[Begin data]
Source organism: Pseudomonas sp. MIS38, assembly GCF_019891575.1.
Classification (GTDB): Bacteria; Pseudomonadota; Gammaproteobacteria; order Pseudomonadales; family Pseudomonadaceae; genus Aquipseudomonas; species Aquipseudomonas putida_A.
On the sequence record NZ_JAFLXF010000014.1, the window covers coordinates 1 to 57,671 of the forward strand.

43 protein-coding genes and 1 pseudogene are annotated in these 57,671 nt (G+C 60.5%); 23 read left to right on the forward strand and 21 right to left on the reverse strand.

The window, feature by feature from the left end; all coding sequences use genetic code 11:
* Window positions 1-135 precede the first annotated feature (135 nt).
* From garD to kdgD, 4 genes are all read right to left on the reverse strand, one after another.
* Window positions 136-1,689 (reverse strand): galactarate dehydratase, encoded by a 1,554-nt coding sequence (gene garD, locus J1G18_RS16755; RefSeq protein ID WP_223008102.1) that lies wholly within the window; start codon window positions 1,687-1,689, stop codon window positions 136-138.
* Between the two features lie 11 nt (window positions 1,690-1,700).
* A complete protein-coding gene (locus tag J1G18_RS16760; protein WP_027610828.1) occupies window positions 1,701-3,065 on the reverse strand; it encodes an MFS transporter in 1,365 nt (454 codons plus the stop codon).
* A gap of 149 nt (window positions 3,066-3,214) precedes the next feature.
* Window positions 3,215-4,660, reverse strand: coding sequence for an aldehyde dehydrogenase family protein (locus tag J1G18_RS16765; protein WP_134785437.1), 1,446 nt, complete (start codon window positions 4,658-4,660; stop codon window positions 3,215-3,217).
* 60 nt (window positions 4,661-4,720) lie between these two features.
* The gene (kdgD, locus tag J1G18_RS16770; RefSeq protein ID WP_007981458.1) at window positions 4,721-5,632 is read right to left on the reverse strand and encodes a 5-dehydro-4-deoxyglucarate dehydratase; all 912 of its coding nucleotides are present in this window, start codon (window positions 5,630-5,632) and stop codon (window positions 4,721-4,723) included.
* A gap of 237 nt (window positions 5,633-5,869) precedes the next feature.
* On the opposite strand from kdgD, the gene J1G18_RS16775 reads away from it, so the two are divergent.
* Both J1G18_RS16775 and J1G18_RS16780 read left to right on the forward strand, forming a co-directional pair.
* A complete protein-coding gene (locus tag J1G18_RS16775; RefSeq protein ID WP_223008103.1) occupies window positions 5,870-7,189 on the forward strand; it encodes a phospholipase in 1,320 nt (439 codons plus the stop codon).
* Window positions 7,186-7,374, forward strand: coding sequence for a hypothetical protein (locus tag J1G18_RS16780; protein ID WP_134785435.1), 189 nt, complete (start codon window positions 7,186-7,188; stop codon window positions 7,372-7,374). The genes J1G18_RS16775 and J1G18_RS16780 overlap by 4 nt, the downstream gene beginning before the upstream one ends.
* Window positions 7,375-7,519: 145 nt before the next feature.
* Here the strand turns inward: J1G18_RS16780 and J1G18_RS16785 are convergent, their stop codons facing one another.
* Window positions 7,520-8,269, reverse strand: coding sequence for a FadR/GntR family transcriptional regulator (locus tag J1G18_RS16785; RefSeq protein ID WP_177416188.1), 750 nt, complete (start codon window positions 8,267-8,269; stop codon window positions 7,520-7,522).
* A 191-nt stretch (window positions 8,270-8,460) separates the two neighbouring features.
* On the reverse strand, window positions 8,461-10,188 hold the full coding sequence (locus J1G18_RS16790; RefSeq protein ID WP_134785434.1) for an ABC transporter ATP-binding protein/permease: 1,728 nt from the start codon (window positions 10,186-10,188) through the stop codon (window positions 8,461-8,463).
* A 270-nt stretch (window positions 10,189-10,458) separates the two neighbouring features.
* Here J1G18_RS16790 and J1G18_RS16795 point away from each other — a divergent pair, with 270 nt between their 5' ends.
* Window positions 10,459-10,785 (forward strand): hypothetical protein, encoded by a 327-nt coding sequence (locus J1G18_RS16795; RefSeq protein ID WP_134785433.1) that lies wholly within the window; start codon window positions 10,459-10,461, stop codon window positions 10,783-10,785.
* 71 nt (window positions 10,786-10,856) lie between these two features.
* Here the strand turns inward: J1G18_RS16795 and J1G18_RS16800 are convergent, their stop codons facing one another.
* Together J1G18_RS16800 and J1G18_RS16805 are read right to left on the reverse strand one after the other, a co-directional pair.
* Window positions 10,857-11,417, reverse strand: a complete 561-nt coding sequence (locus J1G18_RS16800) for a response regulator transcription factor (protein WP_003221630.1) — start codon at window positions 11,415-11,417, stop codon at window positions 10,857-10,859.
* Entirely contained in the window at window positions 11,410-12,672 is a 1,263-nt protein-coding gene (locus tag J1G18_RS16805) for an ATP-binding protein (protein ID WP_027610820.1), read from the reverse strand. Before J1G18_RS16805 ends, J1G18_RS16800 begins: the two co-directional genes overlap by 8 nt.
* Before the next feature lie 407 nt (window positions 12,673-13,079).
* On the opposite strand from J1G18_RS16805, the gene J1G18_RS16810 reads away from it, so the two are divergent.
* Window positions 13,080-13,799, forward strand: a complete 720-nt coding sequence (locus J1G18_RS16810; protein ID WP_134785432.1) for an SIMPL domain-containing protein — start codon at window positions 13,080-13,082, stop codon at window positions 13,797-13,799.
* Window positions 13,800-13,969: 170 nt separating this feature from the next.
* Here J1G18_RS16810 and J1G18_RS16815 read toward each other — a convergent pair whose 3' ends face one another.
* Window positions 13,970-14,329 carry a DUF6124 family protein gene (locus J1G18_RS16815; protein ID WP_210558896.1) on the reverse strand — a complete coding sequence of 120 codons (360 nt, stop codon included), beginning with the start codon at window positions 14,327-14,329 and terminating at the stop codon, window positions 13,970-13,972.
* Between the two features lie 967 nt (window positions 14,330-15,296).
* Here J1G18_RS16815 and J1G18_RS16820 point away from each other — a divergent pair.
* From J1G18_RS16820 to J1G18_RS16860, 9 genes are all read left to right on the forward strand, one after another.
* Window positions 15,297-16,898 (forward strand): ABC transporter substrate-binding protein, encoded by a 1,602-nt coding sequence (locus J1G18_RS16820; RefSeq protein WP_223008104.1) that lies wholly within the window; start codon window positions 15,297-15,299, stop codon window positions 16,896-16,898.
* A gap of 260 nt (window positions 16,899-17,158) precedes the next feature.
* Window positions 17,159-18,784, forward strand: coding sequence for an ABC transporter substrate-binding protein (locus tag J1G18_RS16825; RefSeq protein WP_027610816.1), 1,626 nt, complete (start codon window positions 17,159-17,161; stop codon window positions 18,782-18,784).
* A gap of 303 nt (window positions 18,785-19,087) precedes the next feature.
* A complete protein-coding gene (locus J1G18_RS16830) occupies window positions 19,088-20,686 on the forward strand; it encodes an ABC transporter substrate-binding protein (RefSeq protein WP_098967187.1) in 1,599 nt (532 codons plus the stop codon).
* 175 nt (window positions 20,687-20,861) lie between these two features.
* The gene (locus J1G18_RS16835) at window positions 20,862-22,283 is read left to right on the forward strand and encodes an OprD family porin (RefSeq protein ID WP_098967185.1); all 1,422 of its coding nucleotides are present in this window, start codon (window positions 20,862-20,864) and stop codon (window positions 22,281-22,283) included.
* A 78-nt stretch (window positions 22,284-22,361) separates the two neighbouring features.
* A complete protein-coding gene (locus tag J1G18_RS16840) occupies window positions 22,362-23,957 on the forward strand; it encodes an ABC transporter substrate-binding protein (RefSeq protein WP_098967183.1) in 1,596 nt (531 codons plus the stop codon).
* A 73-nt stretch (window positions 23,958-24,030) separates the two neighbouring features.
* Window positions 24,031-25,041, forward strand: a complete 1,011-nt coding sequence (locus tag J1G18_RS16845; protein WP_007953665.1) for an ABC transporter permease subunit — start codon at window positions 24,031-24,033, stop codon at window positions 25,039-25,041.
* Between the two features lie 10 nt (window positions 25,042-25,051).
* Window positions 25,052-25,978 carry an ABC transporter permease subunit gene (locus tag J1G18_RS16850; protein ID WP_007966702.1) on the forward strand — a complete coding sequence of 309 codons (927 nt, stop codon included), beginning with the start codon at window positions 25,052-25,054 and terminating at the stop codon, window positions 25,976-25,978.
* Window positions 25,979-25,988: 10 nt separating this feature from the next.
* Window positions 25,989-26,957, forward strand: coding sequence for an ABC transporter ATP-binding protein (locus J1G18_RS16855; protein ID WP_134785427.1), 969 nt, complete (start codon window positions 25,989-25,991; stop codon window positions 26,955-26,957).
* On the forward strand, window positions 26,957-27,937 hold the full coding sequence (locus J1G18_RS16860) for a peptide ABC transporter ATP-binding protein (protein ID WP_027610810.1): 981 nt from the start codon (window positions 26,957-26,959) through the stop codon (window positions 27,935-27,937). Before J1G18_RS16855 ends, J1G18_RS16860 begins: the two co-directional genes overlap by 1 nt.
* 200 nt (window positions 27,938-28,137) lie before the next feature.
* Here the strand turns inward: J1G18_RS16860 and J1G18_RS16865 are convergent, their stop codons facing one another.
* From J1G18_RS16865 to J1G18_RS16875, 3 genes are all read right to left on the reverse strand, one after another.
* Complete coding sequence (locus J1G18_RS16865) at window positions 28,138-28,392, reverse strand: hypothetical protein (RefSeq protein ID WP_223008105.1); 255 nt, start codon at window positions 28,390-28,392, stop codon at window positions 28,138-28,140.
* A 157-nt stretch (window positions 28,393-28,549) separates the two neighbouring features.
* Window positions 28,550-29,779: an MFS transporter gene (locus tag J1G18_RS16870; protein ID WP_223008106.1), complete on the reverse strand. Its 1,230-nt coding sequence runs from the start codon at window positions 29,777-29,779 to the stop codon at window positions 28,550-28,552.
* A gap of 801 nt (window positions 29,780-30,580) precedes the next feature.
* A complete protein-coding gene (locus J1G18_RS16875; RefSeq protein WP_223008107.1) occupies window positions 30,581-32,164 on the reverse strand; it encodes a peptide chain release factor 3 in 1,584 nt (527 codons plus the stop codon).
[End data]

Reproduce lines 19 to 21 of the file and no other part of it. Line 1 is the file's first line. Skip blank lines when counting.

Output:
* Window positions 7,186-7,374, forward strand: coding sequence for a hypothetical protein (locus tag J1G18_RS16780; protein ID WP_134785435.1), 189 nt, complete (start codon window positions 7,186-7,188; stop codon window positions 7,372-7,374). The genes J1G18_RS16775 and J1G18_RS16780 overlap by 4 nt, the downstream gene beginning before the upstream one ends.
* Window positions 7,375-7,519: 145 nt before the next feature.
* Here the strand turns inward: J1G18_RS16780 and J1G18_RS16785 are convergent, their stop codons facing one another.